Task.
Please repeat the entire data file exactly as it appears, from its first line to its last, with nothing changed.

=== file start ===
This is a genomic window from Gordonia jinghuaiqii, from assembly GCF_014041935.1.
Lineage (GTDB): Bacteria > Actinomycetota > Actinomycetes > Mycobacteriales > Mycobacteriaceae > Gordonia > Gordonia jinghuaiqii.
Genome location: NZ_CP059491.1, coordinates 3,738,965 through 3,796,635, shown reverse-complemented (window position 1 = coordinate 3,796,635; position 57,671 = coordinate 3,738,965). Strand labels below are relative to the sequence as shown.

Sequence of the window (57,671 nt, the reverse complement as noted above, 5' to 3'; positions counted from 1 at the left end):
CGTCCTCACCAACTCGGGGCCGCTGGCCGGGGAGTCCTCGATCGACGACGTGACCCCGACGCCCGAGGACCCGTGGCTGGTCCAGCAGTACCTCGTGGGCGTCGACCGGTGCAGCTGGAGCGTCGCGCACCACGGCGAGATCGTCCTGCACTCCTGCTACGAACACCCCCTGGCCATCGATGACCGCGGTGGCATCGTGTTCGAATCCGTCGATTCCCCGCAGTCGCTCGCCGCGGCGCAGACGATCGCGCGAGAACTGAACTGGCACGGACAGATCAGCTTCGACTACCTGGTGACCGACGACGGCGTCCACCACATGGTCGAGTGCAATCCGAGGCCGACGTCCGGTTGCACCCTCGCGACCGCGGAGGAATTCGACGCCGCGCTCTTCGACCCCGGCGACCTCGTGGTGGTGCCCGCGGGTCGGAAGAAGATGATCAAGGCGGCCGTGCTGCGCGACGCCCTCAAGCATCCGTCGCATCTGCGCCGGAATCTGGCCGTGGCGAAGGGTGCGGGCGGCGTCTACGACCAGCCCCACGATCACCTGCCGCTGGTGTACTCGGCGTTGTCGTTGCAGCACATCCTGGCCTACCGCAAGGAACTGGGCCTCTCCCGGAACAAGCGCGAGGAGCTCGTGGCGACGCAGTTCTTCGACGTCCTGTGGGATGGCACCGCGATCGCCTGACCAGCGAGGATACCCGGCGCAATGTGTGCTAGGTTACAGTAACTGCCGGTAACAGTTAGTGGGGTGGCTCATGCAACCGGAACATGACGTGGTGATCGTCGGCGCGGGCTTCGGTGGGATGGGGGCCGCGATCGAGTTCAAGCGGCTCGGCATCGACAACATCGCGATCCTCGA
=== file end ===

This is a genomic window from Gordonia jinghuaiqii, from assembly GCF_014041935.1.
Lineage (GTDB): Bacteria > Actinomycetota > Actinomycetes > Mycobacteriales > Mycobacteriaceae > Gordonia > Gordonia jinghuaiqii.
Genome location: NZ_CP059491.1, coordinates 3,738,965 through 3,796,635, shown reverse-complemented (window position 1 = coordinate 3,796,635; position 57,671 = coordinate 3,738,965). Strand labels below are relative to the sequence as shown.

Sequence of the window (57,671 nt, the reverse complement as noted above, 5' to 3'; positions counted from 1 at the left end):
CGTCCTCACCAACTCGGGGCCGCTGGCCGGGGAGTCCTCGATCGACGACGTGACCCCGACGCCCGAGGACCCGTGGCTGGTCCAGCAGTACCTCGTGGGCGTCGACCGGTGCAGCTGGAGCGTCGCGCACCACGGCGAGATCGTCCTGCACTCCTGCTACGAACACCCCCTGGCCATCGATGACCGCGGTGGCATCGTGTTCGAATCCGTCGATTCCCCGCAGTCGCTCGCCGCGGCGCAGACGATCGCGCGAGAACTGAACTGGCACGGACAGATCAGCTTCGACTACCTGGTGACCGACGACGGCGTCCACCACATGGTCGAGTGCAATCCGAGGCCGACGTCCGGTTGCACCCTCGCGACCGCGGAGGAATTCGACGCCGCGCTCTTCGACCCCGGCGACCTCGTGGTGGTGCCCGCGGGTCGGAAGAAGATGATCAAGGCGGCCGTGCTGCGCGACGCCCTCAAGCATCCGTCGCATCTGCGCCGGAATCTGGCCGTGGCGAAGGGTGCGGGCGGCGTCTACGACCAGCCCCACGATCACCTGCCGCTGGTGTACTCGGCGTTGTCGTTGCAGCACATCCTGGCCTACCGCAAGGAACTGGGCCTCTCCCGGAACAAGCGCGAGGAGCTCGTGGCGACGCAGTTCTTCGACGTCCTGTGGGATGGCACCGCGATCGCCTGACCAGCGAGGATACCCGGCGCAATGTGTGCTAGGTTACAGTAACTGCCGGTAACAGTTAGTGGGGTGGCTCATGCAACCGGAACATGACGTGGTGATCGTCGGCGCGGGCTTCGGTGGGATGGGGGCCGCGATCGAGTTCAAGCGGCTCGGCATCGACAACATCGCGATCCTCGA